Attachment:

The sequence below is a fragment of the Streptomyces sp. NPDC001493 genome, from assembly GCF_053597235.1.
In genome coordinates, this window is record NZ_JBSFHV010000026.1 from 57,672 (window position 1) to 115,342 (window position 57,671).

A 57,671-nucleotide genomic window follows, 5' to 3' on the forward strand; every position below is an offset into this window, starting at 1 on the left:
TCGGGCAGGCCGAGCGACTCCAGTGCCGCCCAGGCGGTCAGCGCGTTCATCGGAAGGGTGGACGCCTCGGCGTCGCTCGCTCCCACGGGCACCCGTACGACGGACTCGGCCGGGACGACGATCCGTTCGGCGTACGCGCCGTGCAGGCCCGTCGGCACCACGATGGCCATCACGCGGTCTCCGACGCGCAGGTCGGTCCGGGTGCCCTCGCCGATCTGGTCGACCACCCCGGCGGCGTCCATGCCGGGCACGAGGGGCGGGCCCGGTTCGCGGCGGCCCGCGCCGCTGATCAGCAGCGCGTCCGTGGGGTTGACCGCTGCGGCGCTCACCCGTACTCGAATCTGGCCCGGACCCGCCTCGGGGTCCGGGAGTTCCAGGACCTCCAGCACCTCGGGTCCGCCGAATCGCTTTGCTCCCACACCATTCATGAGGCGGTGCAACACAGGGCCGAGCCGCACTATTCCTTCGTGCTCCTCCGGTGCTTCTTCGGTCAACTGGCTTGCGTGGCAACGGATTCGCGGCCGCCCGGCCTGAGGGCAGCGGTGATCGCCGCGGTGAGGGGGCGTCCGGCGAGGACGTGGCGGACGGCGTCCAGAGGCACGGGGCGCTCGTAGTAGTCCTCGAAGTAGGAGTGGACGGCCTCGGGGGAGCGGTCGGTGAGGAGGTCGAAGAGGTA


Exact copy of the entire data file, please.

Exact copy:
The sequence below is a fragment of the Streptomyces sp. NPDC001493 genome, from assembly GCF_053597235.1.
In genome coordinates, this window is record NZ_JBSFHV010000026.1 from 57,672 (window position 1) to 115,342 (window position 57,671).

A 57,671-nucleotide genomic window follows, 5' to 3' on the forward strand; every position below is an offset into this window, starting at 1 on the left:
TCGGGCAGGCCGAGCGACTCCAGTGCCGCCCAGGCGGTCAGCGCGTTCATCGGAAGGGTGGACGCCTCGGCGTCGCTCGCTCCCACGGGCACCCGTACGACGGACTCGGCCGGGACGACGATCCGTTCGGCGTACGCGCCGTGCAGGCCCGTCGGCACCACGATGGCCATCACGCGGTCTCCGACGCGCAGGTCGGTCCGGGTGCCCTCGCCGATCTGGTCGACCACCCCGGCGGCGTCCATGCCGGGCACGAGGGGCGGGCCCGGTTCGCGGCGGCCCGCGCCGCTGATCAGCAGCGCGTCCGTGGGGTTGACCGCTGCGGCGCTCACCCGTACTCGAATCTGGCCCGGACCCGCCTCGGGGTCCGGGAGTTCCAGGACCTCCAGCACCTCGGGTCCGCCGAATCGCTTTGCTCCCACACCATTCATGAGGCGGTGCAACACAGGGCCGAGCCGCACTATTCCTTCGTGCTCCTCCGGTGCTTCTTCGGTCAACTGGCTTGCGTGGCAACGGATTCGCGGCCGCCCGGCCTGAGGGCAGCGGTGATCGCCGCGGTGAGGGGGCGTCCGGCGAGGACGTGGCGGACGGCGTCCAGAGGCACGGGGCGCTCGTAGTAGTCCTCGAAGTAGGAGTGGACGGCCTCGGGGGAGCGGTCGGTGAGGAGGTCGAAGAGGTA